Often the best option when there are a lot of baitfish around, swimbaits perform best on a steady retrieve, but a stop-and-go movement often triggers bites when fish are not feeding aggressively. Three inches is the most popular size for 2- to 5-pound inshore game. For bigger fish like cobia, tuna and tarpon, a 5-inch swimbait is a better choice.
Top colors are white, glow or bone, but in murky water, chartreuse, yellow, or combinations like bone and chartreuse or glow and yellow are best. Fish swimbaits on braided line and a 4- to 6-foot fluorocarbon leader with a loop knot for top results.
Although paddle tails may not be as widely used as other soft plastics, they catch plenty of fish. Designed to generate lots of action like the curly tails, gamefish find their combination of vibration and flashy finish hard to resist. Bright colors are especially effective in stained or muddy water, while red and white, white and pink, and roach and chartreuse are top choices in clear water.
In addition to classic round, boxing-glove, flat and arrow-shaped jig heads, some resemble a shad or shrimp head, some incorporate rattles, and others feature a screw lock and rattles.
One of the most popular, the screw-lock jig head holds soft plastics on the hook shank longer than other types. Whether eyes on jigs really make a difference is up for debate, but if it gives you confidence, go for it. Many anglers use fingernail polish to paint on big eyes.
Jig heads come in a variety of colors, from white, pink, red, chartreuse, black and unpainted. In murky water, chartreuse or pink heads seem to show up best. The most popular head is unpainted, which leaves you the options of painting it yourself and adding any size eyes you like.
Weedless jig heads can be day savers if you fish around weeds. Some have a single mono weed guard, others have wire weed guards. There are also soft-plastic tails that come with a slot, or pocket, which covers the hook point, making it weedless.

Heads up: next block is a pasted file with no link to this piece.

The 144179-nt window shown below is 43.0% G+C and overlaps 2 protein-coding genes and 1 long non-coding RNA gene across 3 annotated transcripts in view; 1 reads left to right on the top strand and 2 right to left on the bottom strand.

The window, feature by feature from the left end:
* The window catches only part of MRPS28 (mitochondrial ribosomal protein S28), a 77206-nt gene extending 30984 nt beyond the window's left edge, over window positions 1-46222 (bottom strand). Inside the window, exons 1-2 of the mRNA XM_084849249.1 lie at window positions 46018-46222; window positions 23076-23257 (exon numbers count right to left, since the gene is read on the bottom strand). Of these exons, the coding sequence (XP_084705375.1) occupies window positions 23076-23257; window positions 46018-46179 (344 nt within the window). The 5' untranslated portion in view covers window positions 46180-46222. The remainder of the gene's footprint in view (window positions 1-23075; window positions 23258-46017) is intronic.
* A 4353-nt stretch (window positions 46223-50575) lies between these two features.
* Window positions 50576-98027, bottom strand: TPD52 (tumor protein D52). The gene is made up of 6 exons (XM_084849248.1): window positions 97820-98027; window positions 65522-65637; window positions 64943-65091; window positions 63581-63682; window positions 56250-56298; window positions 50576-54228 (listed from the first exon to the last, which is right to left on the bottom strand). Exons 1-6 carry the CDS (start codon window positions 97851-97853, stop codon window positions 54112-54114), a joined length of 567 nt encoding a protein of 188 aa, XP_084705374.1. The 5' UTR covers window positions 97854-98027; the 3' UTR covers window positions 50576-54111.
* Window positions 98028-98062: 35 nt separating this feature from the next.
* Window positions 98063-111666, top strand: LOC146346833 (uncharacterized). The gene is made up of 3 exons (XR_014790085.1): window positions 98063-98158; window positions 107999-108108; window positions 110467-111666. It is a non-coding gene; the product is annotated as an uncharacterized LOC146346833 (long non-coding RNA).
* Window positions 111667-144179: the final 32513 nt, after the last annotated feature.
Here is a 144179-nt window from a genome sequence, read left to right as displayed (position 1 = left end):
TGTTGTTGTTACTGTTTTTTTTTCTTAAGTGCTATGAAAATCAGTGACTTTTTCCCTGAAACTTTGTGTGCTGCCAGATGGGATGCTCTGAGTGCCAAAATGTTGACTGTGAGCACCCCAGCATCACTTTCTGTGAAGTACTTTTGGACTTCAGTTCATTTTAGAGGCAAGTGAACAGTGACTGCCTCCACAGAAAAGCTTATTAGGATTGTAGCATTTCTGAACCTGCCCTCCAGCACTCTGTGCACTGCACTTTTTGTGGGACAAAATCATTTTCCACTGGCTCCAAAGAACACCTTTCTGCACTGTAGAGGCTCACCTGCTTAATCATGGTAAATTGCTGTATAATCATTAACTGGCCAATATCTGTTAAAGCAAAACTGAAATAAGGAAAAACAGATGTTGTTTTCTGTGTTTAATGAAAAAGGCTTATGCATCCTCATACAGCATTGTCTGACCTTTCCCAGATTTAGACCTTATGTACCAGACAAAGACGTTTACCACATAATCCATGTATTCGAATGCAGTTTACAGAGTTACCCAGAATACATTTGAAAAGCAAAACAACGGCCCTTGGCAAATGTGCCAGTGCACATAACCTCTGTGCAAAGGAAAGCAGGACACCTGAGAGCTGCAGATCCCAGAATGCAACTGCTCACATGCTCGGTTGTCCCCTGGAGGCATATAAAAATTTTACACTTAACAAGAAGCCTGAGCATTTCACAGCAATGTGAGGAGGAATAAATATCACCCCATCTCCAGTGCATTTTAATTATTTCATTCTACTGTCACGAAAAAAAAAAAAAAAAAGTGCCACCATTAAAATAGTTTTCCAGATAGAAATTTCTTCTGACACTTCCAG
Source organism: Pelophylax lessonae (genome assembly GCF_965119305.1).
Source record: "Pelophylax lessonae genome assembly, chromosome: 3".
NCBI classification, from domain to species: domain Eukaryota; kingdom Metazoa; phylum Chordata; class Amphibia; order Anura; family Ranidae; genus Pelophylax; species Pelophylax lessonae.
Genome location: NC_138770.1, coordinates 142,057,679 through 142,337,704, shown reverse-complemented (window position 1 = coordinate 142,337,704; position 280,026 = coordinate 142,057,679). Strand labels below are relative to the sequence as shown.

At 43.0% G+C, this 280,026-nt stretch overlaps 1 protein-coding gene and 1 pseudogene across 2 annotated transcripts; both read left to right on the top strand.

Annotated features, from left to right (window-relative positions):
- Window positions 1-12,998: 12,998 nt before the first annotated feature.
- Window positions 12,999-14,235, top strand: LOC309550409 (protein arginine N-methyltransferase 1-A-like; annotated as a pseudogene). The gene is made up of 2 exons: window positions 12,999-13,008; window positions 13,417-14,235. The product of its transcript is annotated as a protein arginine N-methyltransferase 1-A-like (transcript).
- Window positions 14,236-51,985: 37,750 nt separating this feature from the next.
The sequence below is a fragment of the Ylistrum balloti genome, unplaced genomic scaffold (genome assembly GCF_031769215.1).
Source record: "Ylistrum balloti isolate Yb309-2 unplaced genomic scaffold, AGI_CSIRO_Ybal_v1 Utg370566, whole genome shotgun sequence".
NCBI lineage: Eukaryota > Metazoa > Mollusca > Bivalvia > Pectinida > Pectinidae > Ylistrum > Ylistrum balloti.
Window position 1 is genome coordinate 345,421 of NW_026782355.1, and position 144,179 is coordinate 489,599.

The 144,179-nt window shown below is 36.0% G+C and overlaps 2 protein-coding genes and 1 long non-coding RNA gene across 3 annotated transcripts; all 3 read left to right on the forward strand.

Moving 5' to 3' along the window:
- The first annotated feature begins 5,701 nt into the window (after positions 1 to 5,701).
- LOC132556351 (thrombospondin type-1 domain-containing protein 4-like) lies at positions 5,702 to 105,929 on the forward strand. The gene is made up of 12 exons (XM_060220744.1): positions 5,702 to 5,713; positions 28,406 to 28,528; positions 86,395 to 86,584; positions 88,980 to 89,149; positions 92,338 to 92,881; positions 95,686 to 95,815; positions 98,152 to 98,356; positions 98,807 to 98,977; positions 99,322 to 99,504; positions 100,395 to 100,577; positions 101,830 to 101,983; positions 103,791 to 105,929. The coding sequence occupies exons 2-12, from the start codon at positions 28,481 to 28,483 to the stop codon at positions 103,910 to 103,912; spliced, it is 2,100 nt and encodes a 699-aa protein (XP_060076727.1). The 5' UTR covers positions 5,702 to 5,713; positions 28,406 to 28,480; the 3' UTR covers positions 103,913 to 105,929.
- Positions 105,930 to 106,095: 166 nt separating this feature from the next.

Circle-Hook Jig and Tail
This atypical jig, a 3- to 6-ounce lead-head with a line tie on top originally developed to catch tarpon in deep water, has also proven effective on other species. Instead of a fixed hook, this jig has an attachment for a soft-plastic tail, and a large circle hook wired to the top of the loop on the jig head. This is ideal for fish feeding on the surface. Cast it to the busting fish and reel it in with a fast up-and-down action.
A clip-on-style spinnerbait that attaches to a jig head with a soft-plastic tail works well on the flats, along shorelines, in the surf, and around structure such as pilings, shell reefs, sandbars and wrecks. Jig spinners are sold in gold or silver, but you can customize a blade with spray paint.
Scents and Color Accents Sometimes scented soft plastics attract bites; in other instances, they’re more of a confidence booster. If you think a garlic- or shrimp-scented lure is more effective, you’re likely to fish it methodically and stick with it, so it’ll yield better results. In addition to scent, many fishermen swear by dipping the soft-plastic tails in some sort of dye, such as Spike-It.
Read Next: Choosing Soft Plastic Lures
Versatile and fairly inexpensive, an array of soft-plastic lures belongs in every angler’s arsenal. Just select some that match the natural prey in your home waters, and spend a little time fine-tuning your retrieve. You’ll soon reap the benefits.